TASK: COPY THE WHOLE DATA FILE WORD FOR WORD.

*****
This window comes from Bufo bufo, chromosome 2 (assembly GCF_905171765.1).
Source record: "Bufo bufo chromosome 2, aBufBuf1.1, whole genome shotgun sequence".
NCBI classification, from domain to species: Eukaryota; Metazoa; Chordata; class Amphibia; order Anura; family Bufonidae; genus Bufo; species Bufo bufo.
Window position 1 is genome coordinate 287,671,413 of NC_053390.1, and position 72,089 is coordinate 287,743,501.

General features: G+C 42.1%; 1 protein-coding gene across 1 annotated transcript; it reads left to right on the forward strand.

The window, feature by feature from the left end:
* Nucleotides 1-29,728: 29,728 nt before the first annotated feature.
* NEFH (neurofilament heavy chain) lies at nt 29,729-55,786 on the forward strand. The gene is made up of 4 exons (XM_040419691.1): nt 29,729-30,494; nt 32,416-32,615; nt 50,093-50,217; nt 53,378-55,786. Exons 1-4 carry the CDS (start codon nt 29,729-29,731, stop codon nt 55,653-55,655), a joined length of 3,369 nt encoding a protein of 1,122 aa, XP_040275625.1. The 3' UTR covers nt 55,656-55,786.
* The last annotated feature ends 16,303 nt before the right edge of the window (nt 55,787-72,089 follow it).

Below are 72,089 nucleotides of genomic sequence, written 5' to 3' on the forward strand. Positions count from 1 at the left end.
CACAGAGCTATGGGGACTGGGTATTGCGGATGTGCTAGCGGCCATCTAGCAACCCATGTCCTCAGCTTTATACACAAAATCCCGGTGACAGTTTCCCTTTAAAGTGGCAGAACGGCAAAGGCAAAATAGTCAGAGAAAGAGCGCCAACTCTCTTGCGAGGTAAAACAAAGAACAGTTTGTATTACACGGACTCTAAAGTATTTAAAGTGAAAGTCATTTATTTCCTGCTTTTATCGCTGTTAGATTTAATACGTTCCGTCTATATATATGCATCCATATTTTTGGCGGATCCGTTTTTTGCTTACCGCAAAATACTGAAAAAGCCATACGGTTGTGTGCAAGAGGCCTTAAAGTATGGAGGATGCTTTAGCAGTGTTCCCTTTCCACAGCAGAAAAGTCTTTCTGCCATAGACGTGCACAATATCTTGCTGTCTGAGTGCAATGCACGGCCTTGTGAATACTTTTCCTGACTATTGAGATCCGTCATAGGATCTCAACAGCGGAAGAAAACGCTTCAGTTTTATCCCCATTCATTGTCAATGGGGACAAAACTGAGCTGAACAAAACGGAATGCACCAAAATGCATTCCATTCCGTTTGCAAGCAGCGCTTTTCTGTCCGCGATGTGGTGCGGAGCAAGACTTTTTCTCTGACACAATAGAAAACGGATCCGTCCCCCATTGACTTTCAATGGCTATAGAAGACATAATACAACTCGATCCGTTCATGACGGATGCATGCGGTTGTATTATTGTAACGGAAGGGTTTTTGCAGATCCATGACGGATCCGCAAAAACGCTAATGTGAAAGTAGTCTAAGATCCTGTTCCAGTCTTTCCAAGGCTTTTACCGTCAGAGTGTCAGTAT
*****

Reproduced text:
This window comes from Bufo bufo, chromosome 2 (assembly GCF_905171765.1).
Source record: "Bufo bufo chromosome 2, aBufBuf1.1, whole genome shotgun sequence".
NCBI classification, from domain to species: Eukaryota; Metazoa; Chordata; class Amphibia; order Anura; family Bufonidae; genus Bufo; species Bufo bufo.
Window position 1 is genome coordinate 287,671,413 of NC_053390.1, and position 72,089 is coordinate 287,743,501.

General features: G+C 42.1%; 1 protein-coding gene across 1 annotated transcript; it reads left to right on the forward strand.

The window, feature by feature from the left end:
* Nucleotides 1-29,728: 29,728 nt before the first annotated feature.
* NEFH (neurofilament heavy chain) lies at nt 29,729-55,786 on the forward strand. The gene is made up of 4 exons (XM_040419691.1): nt 29,729-30,494; nt 32,416-32,615; nt 50,093-50,217; nt 53,378-55,786. Exons 1-4 carry the CDS (start codon nt 29,729-29,731, stop codon nt 55,653-55,655), a joined length of 3,369 nt encoding a protein of 1,122 aa, XP_040275625.1. The 3' UTR covers nt 55,656-55,786.
* The last annotated feature ends 16,303 nt before the right edge of the window (nt 55,787-72,089 follow it).

Below are 72,089 nucleotides of genomic sequence, written 5' to 3' on the forward strand. Positions count from 1 at the left end.
CACAGAGCTATGGGGACTGGGTATTGCGGATGTGCTAGCGGCCATCTAGCAACCCATGTCCTCAGCTTTATACACAAAATCCCGGTGACAGTTTCCCTTTAAAGTGGCAGAACGGCAAAGGCAAAATAGTCAGAGAAAGAGCGCCAACTCTCTTGCGAGGTAAAACAAAGAACAGTTTGTATTACACGGACTCTAAAGTATTTAAAGTGAAAGTCATTTATTTCCTGCTTTTATCGCTGTTAGATTTAATACGTTCCGTCTATATATATGCATCCATATTTTTGGCGGATCCGTTTTTTGCTTACCGCAAAATACTGAAAAAGCCATACGGTTGTGTGCAAGAGGCCTTAAAGTATGGAGGATGCTTTAGCAGTGTTCCCTTTCCACAGCAGAAAAGTCTTTCTGCCATAGACGTGCACAATATCTTGCTGTCTGAGTGCAATGCACGGCCTTGTGAATACTTTTCCTGACTATTGAGATCCGTCATAGGATCTCAACAGCGGAAGAAAACGCTTCAGTTTTATCCCCATTCATTGTCAATGGGGACAAAACTGAGCTGAACAAAACGGAATGCACCAAAATGCATTCCATTCCGTTTGCAAGCAGCGCTTTTCTGTCCGCGATGTGGTGCGGAGCAAGACTTTTTCTCTGACACAATAGAAAACGGATCCGTCCCCCATTGACTTTCAATGGCTATAGAAGACATAATACAACTCGATCCGTTCATGACGGATGCATGCGGTTGTATTATTGTAACGGAAGGGTTTTTGCAGATCCATGACGGATCCGCAAAAACGCTAATGTGAAAGTAGTCTAAGATCCTGTTCCAGTCTTTCCAAGGCTTTTACCGTCAGAGTGTCAGTAT